Meeting real challenges
Business student group aids nonprofit organizations
For University of Iowa junior Jostten Sackitey, business school isn’t just about crunching numbers on a spreadsheet; it’s also about exploring opportunities and applying those classroom tactics to solve real-world challenges.
Sackitey is president of a group called Students Consulting for Non-Profit Organizations (SCNO) that hopes to provide business, marketing, and management strategies for nonprofit organizations around the UI campus. SCNO is a 10-year-old, nationwide network that supports local communities through their services. The Tippie College of Business chapter’s first project was the Eastern Iowa 10,000 Hours show last spring.
“The UI has been promoting the IOWA Challenge; part of that is serving your community and getting involved,” says Sackitey, a finance and economics major. “SCNO provides an outlet for business students to get involved on campus and in the community.”
The group of seven volunteers operates and manages its own projects. After an application and selection process, SCNO awards one nonprofit organization a lending hand for the semester. Last fall, SCNO chose a business operated by the School of Social Work called Wild Bill’s Coffee Shop.
Wild Bill’s is a 35-year-old coffee shop located in North Hall. It began as a modest business with Bill Sackter, a man with a developmental disability, who sold cups of coffee for 25 cents from a closet. That modest business has since developed into a shop that continues to foster the memory of Bill, as well as break even financially. In efforts to keep the business strong, business coordinators looked toward other resources for help and launched a partnership with SCNO.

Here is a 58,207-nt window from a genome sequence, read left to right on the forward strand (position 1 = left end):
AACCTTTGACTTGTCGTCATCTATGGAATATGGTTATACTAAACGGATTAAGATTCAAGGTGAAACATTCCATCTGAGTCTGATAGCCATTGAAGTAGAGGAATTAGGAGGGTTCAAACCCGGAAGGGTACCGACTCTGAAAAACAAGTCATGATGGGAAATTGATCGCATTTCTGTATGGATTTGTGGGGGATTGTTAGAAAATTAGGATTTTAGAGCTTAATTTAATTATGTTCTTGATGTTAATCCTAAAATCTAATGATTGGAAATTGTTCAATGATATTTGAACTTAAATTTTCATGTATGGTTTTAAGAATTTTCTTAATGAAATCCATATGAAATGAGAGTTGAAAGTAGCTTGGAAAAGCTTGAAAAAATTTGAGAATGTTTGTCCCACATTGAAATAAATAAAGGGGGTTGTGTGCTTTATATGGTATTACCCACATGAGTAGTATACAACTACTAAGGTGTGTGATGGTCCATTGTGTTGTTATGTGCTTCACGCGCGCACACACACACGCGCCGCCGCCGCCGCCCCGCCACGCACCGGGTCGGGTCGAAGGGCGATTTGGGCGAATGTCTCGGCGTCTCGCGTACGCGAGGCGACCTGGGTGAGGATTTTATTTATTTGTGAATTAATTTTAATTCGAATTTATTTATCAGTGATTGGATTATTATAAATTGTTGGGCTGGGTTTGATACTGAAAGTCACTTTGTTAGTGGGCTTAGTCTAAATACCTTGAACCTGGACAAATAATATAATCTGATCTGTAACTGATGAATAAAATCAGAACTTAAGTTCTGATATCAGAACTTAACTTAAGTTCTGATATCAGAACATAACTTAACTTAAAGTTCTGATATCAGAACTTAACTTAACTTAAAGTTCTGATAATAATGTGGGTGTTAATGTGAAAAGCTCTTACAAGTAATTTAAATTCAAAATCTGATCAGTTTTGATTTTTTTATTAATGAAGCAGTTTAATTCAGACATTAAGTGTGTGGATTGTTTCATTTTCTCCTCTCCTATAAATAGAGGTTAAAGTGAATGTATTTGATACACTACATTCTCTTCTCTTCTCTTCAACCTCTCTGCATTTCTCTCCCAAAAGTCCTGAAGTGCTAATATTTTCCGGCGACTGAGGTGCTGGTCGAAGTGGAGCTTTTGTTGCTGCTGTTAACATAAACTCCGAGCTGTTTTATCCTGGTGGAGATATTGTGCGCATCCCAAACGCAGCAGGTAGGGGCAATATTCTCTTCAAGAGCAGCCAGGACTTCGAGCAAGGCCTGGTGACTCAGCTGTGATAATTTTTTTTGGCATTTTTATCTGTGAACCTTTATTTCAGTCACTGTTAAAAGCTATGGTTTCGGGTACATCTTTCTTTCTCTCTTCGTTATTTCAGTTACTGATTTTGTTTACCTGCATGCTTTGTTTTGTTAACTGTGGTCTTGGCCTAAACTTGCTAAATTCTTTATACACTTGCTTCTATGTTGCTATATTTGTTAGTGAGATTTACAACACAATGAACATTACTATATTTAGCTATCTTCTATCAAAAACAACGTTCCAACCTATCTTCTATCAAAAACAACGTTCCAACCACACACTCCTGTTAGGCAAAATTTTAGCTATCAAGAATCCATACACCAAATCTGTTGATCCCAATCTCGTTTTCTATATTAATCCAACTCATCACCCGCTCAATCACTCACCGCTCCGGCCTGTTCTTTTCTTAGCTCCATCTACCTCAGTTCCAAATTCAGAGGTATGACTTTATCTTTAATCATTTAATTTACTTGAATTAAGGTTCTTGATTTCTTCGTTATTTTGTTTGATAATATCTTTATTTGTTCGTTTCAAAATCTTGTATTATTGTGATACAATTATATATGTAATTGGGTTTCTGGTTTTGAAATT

“My goal is to get a fresh perspective, and since I don’t have a degree in business, I’m hoping this group will bring us some new ideas,” says Jefri Palermo, the development coordinator for the School of Social Work and supervisor of Wild Bill’s. “We will benefit from some fresh eyes looking at ways we can make the coffee shop more sustainable.”
In the past, when Wild Bill’s was unable to break even, financial reserves maintained the business. But now, with tighter budgets, the coffee shop needed to develop new strategies.
Wild Bill’s business embodied the kind of groups SCNO desired to work with. Wild Bill’s is considered a learning lab for social work students in a relaxed, non-threatening environment where people with a physical or mental disability have a voice, Palermo says.
The consulting group will use the entire semester to come up with methods for marketing, inventory, and more. These methods will be presented to Wild Bill’s by the end of the semester. Although members of SCNO do not implement the strategies themselves, they provide informed and professional suggestions that the business may adjust and then apply.“It’s not just about having a place where you can buy a great cup of coffee, but it’s also a very special place where there’s an opportunity to step outside your comfort zone and have a conversation with someone who may look at the world differently,” Palermo says. “That’s what I’m passionate about—continuing just that.”